Big or small, Idaho land trusts increasingly are meeting the needs of their communities through partnerships, engagement and outreach.
That’s about 557,409 football fields!
Idaho land trusts are community-led and supported and protect lands and waters that help the entire state.
50 years old (1972)
17 years old (2005)
26 years old
Acre by acre, land trusts are helping to conserve Idaho lands, waters and ways of life.
Disclaimer: Land trusts conserve land in many different ways and every project is unique. Category totals may change depending on how acres are reported by survey respondents to reflect the most current data and minimize double-counting. In some instances, the total may be greater than the sum of the separate categories due to organizations that provided total acres not broken down by category.
This information reflects data collected in the National Land Trust Census, the longest-running comprehensive survey of private land conservation in America. Learn more about the Census and see which land trusts participated in the 2020 National Land Trust Census.
Land trusts across the state are helping find solutions to some of Idaho's most pressing issues.
Providing access to land for all: The accredited Kaniksu Land Trust created the Pine Street Woods project, trails made for all users and all abilities, whether they are runners, cyclists, social walkers, cross-country skiers and all outdoor enthusiasts.read more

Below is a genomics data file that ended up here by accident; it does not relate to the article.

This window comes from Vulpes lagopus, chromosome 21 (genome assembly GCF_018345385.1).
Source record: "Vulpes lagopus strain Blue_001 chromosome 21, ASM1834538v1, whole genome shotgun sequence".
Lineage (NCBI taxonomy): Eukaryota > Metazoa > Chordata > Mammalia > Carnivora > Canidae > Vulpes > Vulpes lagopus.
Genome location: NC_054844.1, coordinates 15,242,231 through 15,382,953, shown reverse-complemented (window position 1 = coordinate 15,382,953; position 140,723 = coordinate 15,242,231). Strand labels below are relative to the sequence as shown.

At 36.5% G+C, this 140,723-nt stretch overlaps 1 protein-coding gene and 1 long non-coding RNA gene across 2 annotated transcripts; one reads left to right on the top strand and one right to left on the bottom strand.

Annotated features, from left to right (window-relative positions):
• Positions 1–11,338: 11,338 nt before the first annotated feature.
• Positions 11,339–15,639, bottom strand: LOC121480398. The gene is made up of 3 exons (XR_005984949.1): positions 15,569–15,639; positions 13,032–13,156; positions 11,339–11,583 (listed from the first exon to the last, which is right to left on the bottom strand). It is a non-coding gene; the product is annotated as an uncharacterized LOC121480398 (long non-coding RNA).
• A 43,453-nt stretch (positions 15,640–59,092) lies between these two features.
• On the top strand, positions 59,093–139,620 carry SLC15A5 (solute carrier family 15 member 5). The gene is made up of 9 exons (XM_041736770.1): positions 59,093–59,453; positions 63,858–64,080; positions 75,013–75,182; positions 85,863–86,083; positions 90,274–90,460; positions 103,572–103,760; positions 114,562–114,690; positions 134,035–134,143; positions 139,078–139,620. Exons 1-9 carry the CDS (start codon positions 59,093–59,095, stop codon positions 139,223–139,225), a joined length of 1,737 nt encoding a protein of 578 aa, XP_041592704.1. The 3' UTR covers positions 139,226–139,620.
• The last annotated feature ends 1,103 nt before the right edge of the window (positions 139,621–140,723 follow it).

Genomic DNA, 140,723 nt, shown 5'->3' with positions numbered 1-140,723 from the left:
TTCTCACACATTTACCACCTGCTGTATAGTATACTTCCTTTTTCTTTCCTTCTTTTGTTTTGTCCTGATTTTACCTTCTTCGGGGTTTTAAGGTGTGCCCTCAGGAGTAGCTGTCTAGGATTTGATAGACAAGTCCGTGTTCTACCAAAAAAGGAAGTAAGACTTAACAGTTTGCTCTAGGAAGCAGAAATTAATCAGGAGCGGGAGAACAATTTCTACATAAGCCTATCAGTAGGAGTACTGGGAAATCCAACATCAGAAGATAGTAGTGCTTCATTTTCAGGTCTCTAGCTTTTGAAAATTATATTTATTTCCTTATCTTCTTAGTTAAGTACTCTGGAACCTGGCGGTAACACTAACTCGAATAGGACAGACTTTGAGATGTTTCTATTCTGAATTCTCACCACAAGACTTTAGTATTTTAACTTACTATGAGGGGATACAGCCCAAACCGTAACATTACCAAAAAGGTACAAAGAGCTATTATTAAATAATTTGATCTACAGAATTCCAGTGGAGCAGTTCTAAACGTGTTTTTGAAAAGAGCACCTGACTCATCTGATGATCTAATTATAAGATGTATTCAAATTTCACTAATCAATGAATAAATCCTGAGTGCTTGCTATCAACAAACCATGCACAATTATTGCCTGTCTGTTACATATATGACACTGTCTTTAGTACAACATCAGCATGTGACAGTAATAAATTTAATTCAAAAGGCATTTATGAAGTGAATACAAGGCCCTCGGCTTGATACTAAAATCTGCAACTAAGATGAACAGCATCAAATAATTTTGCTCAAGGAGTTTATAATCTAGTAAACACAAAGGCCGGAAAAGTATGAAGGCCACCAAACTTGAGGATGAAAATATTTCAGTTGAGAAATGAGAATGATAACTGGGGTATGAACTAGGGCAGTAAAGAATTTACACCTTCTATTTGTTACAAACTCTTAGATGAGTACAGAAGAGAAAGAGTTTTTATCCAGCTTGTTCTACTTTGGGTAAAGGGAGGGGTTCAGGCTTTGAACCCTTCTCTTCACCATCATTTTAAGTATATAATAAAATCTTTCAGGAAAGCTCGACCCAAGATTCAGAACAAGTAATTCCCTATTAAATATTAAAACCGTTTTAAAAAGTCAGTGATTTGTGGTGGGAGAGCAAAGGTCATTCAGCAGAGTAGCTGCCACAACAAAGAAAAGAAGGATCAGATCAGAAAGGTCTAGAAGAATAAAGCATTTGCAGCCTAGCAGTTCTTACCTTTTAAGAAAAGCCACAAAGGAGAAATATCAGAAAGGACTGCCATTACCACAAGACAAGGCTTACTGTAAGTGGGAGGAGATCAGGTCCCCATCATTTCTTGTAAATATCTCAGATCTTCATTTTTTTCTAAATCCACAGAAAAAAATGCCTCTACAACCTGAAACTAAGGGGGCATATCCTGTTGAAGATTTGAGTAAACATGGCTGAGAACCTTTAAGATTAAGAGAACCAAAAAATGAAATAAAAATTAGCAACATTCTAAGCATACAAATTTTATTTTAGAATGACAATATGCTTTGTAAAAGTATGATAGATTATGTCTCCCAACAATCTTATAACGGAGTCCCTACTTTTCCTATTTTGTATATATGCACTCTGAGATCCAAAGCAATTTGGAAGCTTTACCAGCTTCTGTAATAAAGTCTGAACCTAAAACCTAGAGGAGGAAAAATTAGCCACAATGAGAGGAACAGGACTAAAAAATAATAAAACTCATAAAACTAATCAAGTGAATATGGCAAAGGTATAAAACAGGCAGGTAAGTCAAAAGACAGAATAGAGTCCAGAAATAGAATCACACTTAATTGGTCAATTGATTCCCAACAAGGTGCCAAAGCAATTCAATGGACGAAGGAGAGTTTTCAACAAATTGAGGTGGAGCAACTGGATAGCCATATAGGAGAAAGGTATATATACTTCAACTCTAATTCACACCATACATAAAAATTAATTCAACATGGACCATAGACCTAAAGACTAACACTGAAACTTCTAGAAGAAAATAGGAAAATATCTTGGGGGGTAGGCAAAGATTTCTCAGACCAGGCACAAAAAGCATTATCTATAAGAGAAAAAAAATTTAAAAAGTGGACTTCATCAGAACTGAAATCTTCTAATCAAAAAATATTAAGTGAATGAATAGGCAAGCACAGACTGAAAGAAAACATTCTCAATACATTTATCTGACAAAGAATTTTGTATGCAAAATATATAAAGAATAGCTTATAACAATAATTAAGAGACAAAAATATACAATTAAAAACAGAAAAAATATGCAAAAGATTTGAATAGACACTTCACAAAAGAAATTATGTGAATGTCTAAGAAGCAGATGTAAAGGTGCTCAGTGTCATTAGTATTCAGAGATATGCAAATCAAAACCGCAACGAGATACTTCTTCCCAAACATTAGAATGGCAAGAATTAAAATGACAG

Tackling climate change: The accredited Wood River Land Trust is expanding its Hailey Greenway project by adding 118 acres in Croy Canyon, adjacent to the City of Hailey’s Lions Park. This acquisition allows for an additional mile of stream and emergent wetland habitat restoration, protects an important wildlife migration corridor and provides an opportunity to reconnect the Big Wood River to its floodplain to help mitigate flooding in the community.Read more
Conserving wildlife habitat: The accredited Teton Regional Land Trust has worked to protect and restore wetlands which, combined with Teton Basin’s strategic location, have created a unique opportunity to reestablish Trumpeter Swan nesting in Teton Valley, and enhance Trumpeter nesting throughout the Greater Yellowstone region.Read more
Land Trust Alliance member land trusts, listed below, commit to adopting Land Trust Standards and Practices as their guiding principles.